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Wednesday, January 25, 2012

Checking Out Self-Reliance Technologies

Photo by yanyanyanyanyan
Ever wonder why people wait in line at the grocery store check-out or the public library when self-check-out is available? I’d like to argue that in a digital culture, we get emotional support from live human transactions. The neuroscience proves that the more social our technologies become, the more human contact we‘ll crave: hi-tech/hi-touch. So it’s not about efficiency.

Transacting at check-out is all about having a plush human exchange. This is where brand personality shines. For example, at my library there are a couple of librarians who lavish patrons with eye contact and smiles. People will cue up to have their books checked out by these librarians, while self-check-out is idle nearby.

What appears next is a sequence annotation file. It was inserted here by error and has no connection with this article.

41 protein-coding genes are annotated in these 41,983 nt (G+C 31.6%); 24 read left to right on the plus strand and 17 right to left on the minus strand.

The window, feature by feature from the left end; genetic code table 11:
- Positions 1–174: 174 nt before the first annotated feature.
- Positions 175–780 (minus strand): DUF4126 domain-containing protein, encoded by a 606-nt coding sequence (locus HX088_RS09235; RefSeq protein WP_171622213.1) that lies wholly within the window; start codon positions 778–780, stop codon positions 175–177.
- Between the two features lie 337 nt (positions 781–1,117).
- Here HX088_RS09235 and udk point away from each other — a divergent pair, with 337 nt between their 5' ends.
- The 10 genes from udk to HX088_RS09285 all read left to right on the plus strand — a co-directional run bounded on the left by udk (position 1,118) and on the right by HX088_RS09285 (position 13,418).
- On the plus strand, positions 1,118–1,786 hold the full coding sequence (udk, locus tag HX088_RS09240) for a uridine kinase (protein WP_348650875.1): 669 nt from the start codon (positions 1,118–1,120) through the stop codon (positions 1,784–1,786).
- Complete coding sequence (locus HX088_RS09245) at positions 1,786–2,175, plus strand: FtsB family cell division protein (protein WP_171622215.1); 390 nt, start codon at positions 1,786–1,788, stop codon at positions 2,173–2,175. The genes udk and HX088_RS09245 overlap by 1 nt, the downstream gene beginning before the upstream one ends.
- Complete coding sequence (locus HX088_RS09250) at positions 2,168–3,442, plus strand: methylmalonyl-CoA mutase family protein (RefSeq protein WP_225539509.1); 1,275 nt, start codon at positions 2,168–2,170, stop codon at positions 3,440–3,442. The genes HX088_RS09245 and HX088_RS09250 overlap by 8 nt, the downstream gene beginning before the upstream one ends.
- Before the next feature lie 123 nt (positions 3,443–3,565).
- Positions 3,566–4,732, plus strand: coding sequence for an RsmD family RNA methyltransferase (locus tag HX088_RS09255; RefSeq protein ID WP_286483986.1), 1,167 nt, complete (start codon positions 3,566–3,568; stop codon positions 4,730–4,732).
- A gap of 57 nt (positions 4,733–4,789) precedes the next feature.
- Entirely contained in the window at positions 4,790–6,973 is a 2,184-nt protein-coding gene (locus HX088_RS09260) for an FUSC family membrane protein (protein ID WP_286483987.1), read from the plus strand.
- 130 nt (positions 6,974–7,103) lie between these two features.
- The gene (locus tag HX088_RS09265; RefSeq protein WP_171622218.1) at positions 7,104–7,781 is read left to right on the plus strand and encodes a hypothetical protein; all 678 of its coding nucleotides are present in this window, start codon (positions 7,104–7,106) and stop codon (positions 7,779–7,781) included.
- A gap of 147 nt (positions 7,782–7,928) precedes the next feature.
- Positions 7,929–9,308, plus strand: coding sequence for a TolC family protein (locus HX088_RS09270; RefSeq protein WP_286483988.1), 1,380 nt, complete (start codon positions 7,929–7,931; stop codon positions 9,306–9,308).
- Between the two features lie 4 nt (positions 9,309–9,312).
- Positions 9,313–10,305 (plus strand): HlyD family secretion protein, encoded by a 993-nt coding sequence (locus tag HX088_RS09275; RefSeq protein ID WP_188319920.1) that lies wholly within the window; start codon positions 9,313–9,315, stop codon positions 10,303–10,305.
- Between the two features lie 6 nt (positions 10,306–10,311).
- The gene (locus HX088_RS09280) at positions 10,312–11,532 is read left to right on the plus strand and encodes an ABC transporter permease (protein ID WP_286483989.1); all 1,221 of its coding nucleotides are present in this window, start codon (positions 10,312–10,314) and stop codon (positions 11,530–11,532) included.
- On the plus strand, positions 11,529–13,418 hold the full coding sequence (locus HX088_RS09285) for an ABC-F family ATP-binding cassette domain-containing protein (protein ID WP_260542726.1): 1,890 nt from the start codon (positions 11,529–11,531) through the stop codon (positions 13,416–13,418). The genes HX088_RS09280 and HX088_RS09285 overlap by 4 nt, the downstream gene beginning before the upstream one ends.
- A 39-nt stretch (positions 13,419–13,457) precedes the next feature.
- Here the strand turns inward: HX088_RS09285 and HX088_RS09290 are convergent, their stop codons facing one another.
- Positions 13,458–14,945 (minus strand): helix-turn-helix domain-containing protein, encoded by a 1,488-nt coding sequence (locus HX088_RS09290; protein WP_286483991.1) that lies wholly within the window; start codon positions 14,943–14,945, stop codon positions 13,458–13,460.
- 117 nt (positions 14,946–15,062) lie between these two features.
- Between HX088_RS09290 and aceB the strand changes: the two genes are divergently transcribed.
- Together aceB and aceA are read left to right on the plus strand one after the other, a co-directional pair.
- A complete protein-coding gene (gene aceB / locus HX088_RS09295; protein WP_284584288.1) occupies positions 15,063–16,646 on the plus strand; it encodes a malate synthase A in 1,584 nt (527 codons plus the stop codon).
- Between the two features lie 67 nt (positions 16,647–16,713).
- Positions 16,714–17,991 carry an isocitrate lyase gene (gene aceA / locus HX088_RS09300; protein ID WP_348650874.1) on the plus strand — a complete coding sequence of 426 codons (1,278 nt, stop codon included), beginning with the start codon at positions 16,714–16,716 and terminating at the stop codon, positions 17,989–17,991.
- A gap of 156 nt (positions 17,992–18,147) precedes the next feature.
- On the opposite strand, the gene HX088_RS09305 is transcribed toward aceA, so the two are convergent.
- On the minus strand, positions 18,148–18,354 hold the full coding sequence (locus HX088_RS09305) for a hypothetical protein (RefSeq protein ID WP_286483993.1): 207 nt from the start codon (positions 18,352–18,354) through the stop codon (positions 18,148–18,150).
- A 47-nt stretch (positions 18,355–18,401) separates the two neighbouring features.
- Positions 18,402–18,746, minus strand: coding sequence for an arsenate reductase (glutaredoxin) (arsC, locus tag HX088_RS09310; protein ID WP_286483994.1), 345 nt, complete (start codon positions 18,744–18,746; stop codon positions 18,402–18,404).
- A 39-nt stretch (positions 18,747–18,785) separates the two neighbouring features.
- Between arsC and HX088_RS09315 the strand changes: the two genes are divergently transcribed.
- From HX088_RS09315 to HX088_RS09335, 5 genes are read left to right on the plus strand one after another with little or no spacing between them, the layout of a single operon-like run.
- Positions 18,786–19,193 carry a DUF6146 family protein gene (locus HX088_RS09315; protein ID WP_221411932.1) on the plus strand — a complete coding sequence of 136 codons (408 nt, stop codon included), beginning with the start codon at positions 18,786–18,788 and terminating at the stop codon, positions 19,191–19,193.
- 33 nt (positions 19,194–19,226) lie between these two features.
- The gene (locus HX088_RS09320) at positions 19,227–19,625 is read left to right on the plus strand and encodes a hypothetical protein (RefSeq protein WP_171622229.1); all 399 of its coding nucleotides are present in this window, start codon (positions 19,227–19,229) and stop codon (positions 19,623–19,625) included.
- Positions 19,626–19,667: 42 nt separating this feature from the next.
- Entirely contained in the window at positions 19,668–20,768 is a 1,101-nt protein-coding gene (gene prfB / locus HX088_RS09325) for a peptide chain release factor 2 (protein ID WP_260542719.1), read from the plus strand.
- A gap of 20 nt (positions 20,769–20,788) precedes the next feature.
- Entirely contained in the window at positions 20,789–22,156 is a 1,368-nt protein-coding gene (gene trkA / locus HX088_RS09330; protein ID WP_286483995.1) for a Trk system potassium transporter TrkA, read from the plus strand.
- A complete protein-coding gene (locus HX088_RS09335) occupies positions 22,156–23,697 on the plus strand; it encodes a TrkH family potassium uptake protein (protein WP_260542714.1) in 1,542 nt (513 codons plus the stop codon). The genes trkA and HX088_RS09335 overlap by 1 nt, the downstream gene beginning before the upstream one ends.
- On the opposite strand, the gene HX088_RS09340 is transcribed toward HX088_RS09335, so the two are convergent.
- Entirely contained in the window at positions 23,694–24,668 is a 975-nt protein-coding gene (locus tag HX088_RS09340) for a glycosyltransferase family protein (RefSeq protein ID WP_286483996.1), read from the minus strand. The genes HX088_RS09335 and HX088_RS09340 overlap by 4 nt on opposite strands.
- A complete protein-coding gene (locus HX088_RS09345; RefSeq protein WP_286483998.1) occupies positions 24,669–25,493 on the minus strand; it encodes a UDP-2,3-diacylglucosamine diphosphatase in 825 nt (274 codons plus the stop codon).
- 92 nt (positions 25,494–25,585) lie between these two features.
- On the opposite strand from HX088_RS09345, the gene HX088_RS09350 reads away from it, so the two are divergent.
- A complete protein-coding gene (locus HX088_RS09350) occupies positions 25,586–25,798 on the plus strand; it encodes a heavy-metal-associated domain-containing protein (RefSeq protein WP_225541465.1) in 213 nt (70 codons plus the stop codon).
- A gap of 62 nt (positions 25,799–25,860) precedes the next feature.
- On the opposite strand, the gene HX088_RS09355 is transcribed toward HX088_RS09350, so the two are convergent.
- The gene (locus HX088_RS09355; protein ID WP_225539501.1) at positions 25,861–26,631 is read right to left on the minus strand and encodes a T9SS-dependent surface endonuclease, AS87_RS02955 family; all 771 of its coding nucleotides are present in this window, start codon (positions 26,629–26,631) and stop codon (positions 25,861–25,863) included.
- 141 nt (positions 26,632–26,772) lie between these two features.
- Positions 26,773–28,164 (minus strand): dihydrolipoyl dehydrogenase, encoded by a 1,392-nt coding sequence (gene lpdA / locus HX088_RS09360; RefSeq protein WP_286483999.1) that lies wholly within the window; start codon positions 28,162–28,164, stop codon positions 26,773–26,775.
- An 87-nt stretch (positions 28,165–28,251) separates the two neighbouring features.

In grocery stores, self-check-out is a bust. The process is clunky and riddled with errors that cause delays. Invariably the customer is forced to seek help anyway as the robot voice scolds them about unscanned items. It’s a downright punitive customer experience.

The trouble with some self-reliance technologies is that they are replacing something that people value more and more - positive human connections. More importantly, technologies that attempt to fix the problem of lousy customer service using the fig leaf of hip technology is an infuriating idea. When I saw this video about a mobile app for shoppers, I couldn’t help but wonder: what problem is this solving? Efficiency? Self-reliance? User freedom?

Or is it a techno-fix for bad customer service at check-out? The latter doesn’t need an app. It needs leadership.

See for yourself. Would you adopt this mobile app for your shopping trip?

1 comment:

Amy Dean said...

So true! I just read an article in the New York Times about a new technology that will replace waiters and waitresses in restaurants. Imagine ordering your meal from an iPad at the table. What fun is that? Next my salad will come in pill form.

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